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Violent taxi protest brings Cape Town morning traffic to a standstill

Taxi drivers gather in Cape Town before a planned march on March 24 2022.
Taxi drivers gather in Cape Town before a planned march on March 24 2022.
Image: Esa Alexander

Buses and trucks bore the brunt of a violent Cape Town taxi protest on Thursday morning.

Western Cape police spokesperson W/O Joseph Swartbooi said trucks and buses had fallen victim to the protest.

Around 9.30am, Swartbooi said taxis were driving in a convoy on the N2 towards the CBD.

“A bus was damaged at the Nyanga bus terminus as a result of stone-throwing this morning,” he said. “The windows of the bus were broken but the driver was not injured. Another bus was set alight.

“According to reports, taxis affiliated to two associations are driving in convoy on the N2 highway to Cape Town. Three trucks and a Quantum were set alight and one bus was stoned in Bloekombos in Kraaifontein.”

Swartbooi said police and other law enforcement agencies were monitoring protesters, who later planned to march to the provincial legislature in the Cape Town city centre.

Councillor JP Smith, responsible for safety and security, said a large group of taxi drivers had entered the CBD after “earlier blockading the N2 at various points”.

“The highway has been reopened at Spine Road, the R300 and Borcherd’s Quarry,” he said.

“Enforcement services have now turned their attention to managing roads in and around the CBD, which could have an impact on traffic heading into town.

“While we are aware that approval for a march was granted to taxi associations Cata [Cape Amalgamated Taxi Association] and Codeta [Cape Organisation for the Democratic Taxi Association], the approved route was from Hanover Street to the provincial legislature in Wale Street.”

Smith said the disruptions were uncalled for.

“The disruptions to traffic caused by the group is unwarranted and cannot be condoned, neither can the reports of intimidation and attacks on vehicles in the Nyanga area.

“Our services are still working to paint a complete picture of the damages caused this morning and we will communicate on these once complete.”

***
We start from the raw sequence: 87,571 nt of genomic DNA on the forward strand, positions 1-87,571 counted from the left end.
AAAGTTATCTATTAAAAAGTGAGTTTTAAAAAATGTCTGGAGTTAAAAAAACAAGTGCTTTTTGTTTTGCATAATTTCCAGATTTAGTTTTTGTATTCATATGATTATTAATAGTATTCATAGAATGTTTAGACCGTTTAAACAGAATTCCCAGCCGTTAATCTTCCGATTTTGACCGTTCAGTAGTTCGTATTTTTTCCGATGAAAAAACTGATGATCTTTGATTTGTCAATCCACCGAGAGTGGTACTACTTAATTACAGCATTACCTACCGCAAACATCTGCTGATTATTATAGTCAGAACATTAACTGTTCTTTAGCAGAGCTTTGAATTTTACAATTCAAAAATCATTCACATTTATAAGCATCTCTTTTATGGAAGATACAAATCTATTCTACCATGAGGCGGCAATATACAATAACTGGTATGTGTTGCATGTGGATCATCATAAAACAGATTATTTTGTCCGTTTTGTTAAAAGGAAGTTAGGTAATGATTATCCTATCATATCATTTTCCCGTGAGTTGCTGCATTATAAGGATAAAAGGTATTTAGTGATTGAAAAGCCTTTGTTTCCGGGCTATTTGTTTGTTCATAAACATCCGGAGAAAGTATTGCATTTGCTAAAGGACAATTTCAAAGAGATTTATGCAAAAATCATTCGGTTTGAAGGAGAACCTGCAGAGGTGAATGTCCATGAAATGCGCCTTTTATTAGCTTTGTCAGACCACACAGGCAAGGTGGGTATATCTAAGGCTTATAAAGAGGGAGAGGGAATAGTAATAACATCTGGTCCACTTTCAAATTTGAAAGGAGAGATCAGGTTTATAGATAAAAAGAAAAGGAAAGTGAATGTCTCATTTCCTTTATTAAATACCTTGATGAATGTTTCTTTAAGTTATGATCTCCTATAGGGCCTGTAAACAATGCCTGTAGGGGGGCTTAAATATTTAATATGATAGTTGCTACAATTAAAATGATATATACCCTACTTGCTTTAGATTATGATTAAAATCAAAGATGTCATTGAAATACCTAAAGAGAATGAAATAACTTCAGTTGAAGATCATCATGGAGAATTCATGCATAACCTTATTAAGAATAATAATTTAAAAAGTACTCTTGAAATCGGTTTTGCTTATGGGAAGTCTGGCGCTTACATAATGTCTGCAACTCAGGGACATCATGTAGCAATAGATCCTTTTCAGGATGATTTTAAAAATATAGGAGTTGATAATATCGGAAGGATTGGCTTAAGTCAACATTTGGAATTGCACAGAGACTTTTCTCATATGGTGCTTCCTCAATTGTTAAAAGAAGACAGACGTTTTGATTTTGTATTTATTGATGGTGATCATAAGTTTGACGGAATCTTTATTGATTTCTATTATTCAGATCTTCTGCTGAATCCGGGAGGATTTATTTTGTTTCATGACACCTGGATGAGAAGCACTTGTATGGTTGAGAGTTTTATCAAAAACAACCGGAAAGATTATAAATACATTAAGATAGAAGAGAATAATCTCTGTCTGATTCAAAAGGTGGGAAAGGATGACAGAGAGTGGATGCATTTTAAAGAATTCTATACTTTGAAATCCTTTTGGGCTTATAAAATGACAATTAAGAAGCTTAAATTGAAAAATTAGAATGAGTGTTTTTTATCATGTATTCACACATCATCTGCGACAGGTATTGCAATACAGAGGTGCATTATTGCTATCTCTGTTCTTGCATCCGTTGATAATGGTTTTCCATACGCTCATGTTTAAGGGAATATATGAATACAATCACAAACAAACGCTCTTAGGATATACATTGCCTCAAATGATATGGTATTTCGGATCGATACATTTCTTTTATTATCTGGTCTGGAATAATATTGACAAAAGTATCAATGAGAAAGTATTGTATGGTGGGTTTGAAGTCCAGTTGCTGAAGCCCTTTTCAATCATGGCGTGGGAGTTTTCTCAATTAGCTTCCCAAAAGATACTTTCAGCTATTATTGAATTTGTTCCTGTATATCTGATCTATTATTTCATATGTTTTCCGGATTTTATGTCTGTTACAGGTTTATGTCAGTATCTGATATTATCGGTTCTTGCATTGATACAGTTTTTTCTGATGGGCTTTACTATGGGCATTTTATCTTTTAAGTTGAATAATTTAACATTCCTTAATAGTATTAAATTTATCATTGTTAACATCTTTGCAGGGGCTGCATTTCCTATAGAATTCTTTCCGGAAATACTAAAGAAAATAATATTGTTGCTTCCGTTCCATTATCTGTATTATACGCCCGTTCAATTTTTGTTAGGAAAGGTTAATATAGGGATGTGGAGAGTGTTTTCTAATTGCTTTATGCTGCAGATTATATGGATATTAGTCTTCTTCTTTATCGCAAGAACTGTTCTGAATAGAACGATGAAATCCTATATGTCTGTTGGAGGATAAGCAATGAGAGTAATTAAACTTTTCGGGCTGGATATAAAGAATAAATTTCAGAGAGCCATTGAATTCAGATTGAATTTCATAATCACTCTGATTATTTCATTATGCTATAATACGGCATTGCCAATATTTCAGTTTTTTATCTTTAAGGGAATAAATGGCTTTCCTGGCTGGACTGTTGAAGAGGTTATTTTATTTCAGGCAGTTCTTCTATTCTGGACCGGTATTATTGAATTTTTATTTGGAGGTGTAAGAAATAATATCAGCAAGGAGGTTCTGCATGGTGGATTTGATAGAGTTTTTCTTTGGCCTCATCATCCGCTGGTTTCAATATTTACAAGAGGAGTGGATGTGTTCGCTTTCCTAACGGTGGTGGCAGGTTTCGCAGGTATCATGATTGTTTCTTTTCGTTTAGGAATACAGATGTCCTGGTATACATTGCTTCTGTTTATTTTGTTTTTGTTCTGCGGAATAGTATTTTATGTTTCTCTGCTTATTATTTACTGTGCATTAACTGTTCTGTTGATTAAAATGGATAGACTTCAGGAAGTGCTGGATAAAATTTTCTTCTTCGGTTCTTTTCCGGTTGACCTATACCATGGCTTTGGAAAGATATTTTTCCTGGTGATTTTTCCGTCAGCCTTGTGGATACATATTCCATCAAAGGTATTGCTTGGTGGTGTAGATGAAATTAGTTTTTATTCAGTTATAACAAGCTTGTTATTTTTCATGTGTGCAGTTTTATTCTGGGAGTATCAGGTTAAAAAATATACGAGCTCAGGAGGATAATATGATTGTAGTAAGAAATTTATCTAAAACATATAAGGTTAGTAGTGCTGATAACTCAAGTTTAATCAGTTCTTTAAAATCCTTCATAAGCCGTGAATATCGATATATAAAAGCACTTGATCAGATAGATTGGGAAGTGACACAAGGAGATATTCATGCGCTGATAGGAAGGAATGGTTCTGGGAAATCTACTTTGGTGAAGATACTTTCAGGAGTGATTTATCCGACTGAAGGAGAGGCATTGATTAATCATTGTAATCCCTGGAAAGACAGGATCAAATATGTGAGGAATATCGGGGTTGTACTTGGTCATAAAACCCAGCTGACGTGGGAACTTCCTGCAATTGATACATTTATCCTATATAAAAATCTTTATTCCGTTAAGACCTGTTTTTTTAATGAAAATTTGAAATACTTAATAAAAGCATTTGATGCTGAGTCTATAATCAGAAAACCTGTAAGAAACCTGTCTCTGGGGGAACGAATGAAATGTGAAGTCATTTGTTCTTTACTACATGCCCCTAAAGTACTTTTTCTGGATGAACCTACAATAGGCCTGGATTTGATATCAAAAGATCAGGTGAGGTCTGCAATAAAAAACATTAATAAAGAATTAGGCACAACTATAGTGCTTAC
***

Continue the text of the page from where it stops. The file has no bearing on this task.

Western Cape transport MEC Daylin Mitchell said he understood the protesters planned to hand over a memorandum of grievances and demands.

“The leadership of the taxi industry made commitments that this would be a peaceful protest and that it would not disrupt the operations of other public transport providers. This commitment has not been honoured by elements within the industry,” he said.

“I have been informed that other public transport providers are considering suspending their operations to protect property, assets and the lives of staff and commuters.

“This will have a severe impact on people travelling to and from work, school and to access services such as healthcare.”

Western Cape premier Alan Winde said: “This violence and disruption impacts our most vulnerable communities. We cannot accept these violent acts and I call on the SAPS to ensure that law is upheld and that our residents are kept safe. All those responsible for this violence must be arrested and prosecuted.

“I know that these senseless acts are being perpetrated by a particular grouping inside the industry, supported by opportunistic criminals.

“I will use all regulatory and legislative mechanisms to deal with this issue which include suspending or even withdrawing operating licences and holding associations accountable for the actions. I will not stand by and allow a handful of opportunists to hold the commuters of this province hostage.”

TimesLIVE

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